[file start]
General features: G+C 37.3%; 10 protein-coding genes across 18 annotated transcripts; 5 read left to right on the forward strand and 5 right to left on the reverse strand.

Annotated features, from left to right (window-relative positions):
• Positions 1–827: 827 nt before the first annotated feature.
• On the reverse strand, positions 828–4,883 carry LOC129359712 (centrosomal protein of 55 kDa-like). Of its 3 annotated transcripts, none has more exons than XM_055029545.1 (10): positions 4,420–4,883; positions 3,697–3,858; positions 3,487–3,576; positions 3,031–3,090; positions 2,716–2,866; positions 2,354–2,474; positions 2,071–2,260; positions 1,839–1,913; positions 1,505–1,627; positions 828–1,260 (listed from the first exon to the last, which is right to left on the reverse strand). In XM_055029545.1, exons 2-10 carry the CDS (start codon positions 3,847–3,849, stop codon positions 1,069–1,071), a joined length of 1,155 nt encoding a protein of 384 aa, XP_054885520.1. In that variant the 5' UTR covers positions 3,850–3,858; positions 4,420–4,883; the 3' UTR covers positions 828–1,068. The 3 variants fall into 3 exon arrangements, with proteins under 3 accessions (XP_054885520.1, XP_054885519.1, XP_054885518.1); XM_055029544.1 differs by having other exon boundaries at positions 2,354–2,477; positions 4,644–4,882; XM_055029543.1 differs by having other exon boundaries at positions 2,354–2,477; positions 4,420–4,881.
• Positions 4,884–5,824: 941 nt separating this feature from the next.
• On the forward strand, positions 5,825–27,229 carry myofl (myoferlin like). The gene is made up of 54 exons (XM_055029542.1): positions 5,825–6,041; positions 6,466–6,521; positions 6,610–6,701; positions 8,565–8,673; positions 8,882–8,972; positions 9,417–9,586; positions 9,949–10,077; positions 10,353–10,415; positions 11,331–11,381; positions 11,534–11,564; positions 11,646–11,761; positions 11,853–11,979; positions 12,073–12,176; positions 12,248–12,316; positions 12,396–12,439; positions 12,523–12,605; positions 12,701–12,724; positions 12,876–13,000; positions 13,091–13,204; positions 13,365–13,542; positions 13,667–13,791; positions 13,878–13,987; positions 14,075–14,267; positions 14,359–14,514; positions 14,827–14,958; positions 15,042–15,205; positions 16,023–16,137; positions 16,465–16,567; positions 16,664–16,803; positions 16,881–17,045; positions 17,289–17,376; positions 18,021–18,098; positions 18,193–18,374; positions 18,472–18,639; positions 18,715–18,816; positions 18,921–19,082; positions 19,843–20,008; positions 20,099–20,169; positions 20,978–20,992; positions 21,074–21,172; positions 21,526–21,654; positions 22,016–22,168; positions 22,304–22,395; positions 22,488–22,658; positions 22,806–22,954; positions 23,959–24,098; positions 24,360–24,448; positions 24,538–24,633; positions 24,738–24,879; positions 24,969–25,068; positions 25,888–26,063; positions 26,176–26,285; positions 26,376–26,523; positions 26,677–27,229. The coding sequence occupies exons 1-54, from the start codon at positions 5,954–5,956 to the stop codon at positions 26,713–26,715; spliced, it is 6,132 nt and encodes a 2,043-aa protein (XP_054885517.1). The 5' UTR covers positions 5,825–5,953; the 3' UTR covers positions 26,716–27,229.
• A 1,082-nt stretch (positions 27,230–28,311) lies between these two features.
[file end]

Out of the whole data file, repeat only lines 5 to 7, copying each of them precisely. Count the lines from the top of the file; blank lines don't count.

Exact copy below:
• Positions 4,884–5,824: 941 nt separating this feature from the next.
• On the forward strand, positions 5,825–27,229 carry myofl (myoferlin like). The gene is made up of 54 exons (XM_055029542.1): positions 5,825–6,041; positions 6,466–6,521; positions 6,610–6,701; positions 8,565–8,673; positions 8,882–8,972; positions 9,417–9,586; positions 9,949–10,077; positions 10,353–10,415; positions 11,331–11,381; positions 11,534–11,564; positions 11,646–11,761; positions 11,853–11,979; positions 12,073–12,176; positions 12,248–12,316; positions 12,396–12,439; positions 12,523–12,605; positions 12,701–12,724; positions 12,876–13,000; positions 13,091–13,204; positions 13,365–13,542; positions 13,667–13,791; positions 13,878–13,987; positions 14,075–14,267; positions 14,359–14,514; positions 14,827–14,958; positions 15,042–15,205; positions 16,023–16,137; positions 16,465–16,567; positions 16,664–16,803; positions 16,881–17,045; positions 17,289–17,376; positions 18,021–18,098; positions 18,193–18,374; positions 18,472–18,639; positions 18,715–18,816; positions 18,921–19,082; positions 19,843–20,008; positions 20,099–20,169; positions 20,978–20,992; positions 21,074–21,172; positions 21,526–21,654; positions 22,016–22,168; positions 22,304–22,395; positions 22,488–22,658; positions 22,806–22,954; positions 23,959–24,098; positions 24,360–24,448; positions 24,538–24,633; positions 24,738–24,879; positions 24,969–25,068; positions 25,888–26,063; positions 26,176–26,285; positions 26,376–26,523; positions 26,677–27,229. The coding sequence occupies exons 1-54, from the start codon at positions 5,954–5,956 to the stop codon at positions 26,713–26,715; spliced, it is 6,132 nt and encodes a 2,043-aa protein (XP_054885517.1). The 5' UTR covers positions 5,825–5,953; the 3' UTR covers positions 26,716–27,229.
• A 1,082-nt stretch (positions 27,230–28,311) lies between these two features.